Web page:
Al Stall Jr. Starts Strong at Hometown Meet

Al Stall Jr. Starts Strong at Hometown Meet
Photo: Anne M. Eberhardt/Blood-Horse Publications

Trainer Al Stall Jr. and wife Nicole

In the spectrum of sports entertainment, it is easy to root for the underdog and cheer against the favorite; to want to spread the spoils and enjoy the theatrics of the unexpected. In the microcosm of Thoroughbred horse racing, such is amplified, as significant emphasis is placed on who embodies which role, with illuminated odds branding why they are monetarily worthy of your endorsement.

But what happens when the fan favorite and local staple is a bit of a longshot—when the defining lines of dark horse and horse-to-beat are heavily blurred, like a night of too many hand grenades in the French Quarter?

Enter Al Stall Jr.

The fledgling flush of Fair Grounds Race Course & Slots‘ 80-day meet is The Al Stall Jr. Show, and the rest of us are just extras. Within a year that has tested the tenacity of the New Orleans native, Stall (pictured on the cover with wife Nicole) has put on a clinic during the first two weeks of the Crescent City oval’s 145th racing season, winning with six of his first 11 starters—including a pair of stakes victories with Seaside Candy (Si Cima Stakes) and Yockey’s Warrior (Thanksgiving Handicap). His runners finished second three times and only worse than fourth once as the meet gets underway.

“Racing is great when things go well for you,” Stall said. “You just have to know how to deal with it when they don’t. We had a slow summer and we had little issues with horses. Seaside Candy and Yockey’s Warrior are great examples where they went through a lot of minor setbacks and we had to be patient and give them the time they needed.

“The game isn’t as difficult when they’re sound,” he added. “When you get all that behind you is when you start having your horses doing well together—and we have some more coming after the turn of the year that I really like and are exciting. Hopefully we will do well.”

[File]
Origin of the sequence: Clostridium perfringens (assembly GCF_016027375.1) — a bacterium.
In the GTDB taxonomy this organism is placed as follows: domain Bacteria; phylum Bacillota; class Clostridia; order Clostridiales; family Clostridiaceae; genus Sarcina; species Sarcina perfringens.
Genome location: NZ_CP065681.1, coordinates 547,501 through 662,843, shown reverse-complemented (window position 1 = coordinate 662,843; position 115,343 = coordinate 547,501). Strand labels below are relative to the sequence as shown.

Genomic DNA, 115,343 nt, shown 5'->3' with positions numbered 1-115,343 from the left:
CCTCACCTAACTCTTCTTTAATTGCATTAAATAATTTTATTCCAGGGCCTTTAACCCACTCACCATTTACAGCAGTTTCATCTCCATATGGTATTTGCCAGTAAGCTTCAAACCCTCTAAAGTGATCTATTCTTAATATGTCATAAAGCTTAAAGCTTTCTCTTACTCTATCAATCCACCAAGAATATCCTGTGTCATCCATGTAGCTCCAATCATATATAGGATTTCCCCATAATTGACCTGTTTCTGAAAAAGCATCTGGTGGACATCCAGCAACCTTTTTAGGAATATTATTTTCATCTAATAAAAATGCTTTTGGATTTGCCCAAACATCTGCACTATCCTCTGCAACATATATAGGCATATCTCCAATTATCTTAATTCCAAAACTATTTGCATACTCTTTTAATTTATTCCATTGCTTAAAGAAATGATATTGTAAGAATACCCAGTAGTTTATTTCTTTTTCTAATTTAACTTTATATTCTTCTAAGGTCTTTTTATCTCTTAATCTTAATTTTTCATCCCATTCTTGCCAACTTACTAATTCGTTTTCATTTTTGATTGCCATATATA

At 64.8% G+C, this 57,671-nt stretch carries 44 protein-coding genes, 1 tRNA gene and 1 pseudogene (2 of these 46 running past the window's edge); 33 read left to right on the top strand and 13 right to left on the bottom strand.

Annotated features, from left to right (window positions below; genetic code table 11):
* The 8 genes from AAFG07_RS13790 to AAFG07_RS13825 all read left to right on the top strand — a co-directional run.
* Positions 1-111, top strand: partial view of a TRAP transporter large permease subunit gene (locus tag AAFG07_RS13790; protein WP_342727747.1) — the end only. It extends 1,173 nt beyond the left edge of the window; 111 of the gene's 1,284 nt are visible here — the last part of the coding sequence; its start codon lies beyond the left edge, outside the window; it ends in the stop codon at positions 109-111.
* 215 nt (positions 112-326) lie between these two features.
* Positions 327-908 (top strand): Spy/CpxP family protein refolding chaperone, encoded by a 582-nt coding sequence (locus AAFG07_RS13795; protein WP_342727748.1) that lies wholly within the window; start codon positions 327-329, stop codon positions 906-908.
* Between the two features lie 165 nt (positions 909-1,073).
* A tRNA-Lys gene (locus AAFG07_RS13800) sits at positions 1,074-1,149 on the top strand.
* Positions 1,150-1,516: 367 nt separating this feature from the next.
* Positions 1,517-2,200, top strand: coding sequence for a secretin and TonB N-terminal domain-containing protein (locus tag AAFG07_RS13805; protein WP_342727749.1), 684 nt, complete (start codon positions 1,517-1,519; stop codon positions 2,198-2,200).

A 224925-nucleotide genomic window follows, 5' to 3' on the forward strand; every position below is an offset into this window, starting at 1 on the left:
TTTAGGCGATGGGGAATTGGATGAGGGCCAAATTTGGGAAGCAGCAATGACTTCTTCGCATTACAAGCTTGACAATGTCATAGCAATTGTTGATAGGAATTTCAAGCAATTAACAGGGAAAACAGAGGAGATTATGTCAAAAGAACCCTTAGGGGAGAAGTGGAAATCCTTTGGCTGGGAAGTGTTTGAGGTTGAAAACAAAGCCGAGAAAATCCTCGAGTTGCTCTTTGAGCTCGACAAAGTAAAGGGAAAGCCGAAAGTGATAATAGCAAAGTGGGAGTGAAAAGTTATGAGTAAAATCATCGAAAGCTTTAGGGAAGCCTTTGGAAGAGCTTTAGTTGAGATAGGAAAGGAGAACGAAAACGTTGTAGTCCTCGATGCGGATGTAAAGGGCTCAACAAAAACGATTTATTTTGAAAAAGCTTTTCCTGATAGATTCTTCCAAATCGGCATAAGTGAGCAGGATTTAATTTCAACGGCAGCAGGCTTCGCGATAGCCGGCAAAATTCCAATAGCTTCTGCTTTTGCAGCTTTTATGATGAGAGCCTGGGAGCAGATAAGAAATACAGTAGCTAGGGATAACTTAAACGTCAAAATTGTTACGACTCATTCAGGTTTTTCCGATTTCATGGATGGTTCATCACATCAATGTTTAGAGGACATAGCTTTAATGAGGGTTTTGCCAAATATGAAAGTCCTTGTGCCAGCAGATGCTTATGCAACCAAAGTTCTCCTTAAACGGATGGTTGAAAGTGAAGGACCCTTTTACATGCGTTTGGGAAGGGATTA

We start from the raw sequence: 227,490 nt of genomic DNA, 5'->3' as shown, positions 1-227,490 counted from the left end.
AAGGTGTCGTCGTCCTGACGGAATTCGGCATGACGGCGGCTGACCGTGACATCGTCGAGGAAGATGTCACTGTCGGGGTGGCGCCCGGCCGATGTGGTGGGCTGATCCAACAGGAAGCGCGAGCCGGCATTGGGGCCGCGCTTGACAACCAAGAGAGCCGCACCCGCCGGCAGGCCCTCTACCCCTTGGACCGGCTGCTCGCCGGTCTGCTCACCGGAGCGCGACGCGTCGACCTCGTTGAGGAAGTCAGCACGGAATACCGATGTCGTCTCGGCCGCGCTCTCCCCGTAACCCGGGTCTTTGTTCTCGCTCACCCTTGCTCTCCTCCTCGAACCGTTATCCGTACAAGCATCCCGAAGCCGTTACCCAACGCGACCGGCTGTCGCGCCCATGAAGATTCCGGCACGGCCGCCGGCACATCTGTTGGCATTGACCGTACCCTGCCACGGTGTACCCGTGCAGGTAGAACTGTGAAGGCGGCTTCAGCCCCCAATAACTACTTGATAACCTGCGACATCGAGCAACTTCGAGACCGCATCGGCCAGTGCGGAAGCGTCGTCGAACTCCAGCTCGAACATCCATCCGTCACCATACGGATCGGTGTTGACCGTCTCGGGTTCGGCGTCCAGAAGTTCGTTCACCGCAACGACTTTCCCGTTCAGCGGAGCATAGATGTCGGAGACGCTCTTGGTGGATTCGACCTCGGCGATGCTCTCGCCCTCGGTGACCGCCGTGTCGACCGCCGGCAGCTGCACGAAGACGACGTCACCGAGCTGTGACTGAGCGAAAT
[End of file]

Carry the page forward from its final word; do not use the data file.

The former Frankie Brothers assistant’s victories land him on top of the Fair Grounds standings, placing him two ahead of defending meet champion Mike Stidham—himself with a stellar 10-4-1-1 start through Saturday’s card—and nearly doubling that rival in purses earned. In fact, the $200,260 banked through the first six race days is already 29.3% of what his barn earned during the 2015-16 season ($683,175) and 35.5% of his 2014-15 total ($564,020). On victories, he is on pace to smash the 15 and 21 wins of the aforementioned meets. Stall could give the local heavyweight stables of Stidham, Steve Asmussen, Brad Cox, and Joe Sharp a serious run for their money, despite operating with appreciably less stock.

Such a promising commencement to what will be a long four-and-a-half-month meet is just what the candid conditioner and winner of 31 graded stakes appears to have needed. The 55-year-old father of two and only trainer to defeat the great Zenyatta saw many of his top horses go to the sidelines or sold—including Brittlyn Stable’s stakes-winning Forevamoand Klaravich Stables and William H. Lawrence’s graded stakes winner and multiple grade I-placed Paid Up Subscriber—while also parting ways with longtime client Claiborne Farm, who co-owned the team’s Breeders’ Cup Classic (gr. I) winner Blame  , in early summer.

“I have great owners and I’m very thankful for them,” said Stall, who holds an impressive 19.6% career strike rate. “They have been great with me and my program. I only had four horses with Claiborne when we parted. It wasn’t earth-shattering and we are still on good terms, but they want to focus on the east coast. I still have excellent owners like Klaravich, G M B Racing, Columbine (Stable), Dixiana (Farm), Brittlyn (Stable), and Stewart Madison, to name a few.

“I’m looking forward to getting Forevamo back,” he continued. “He was a little tired after West Virginia and we were fighting keeping weight on him, so we decided to pull the plug and let him grow up. He went to WinStar and he’s about to come back. I’m eager to see how he does because he’s a big eyeful of a horse and I think the world of him. As far as our 2-year-olds, we got a little behind on them, but my gut tells me there are some good ones in there and, of course, it’s not a bad thing to have good 2-, 3-, and 4-year-olds in your barn.”

It is also not a bad thing to have a trainer who is batting 20% on the year and whose forbearance has been beyond fruitful throughout his career. Developing everything from top juveniles like J. B.’s Thunder and Top Decile, to sprinters like Central Banker  , prime grass horses like Joyeux Danseur, and classy campaigners like Apart and Blame, the Al Stall way—whether as underdog or favorite—has often led to the winner’s circle.

“It is absolutely about listening to the horse,” Stall concluded. “You have to know when they’re not asking for a break or when they’ve had a long season and need it. It’s easy to block out something that’s going on and let your ego and adrenaline take over, but we don’t do that. You have to tell the truth, especially with nice horses—because you will get rewarded.”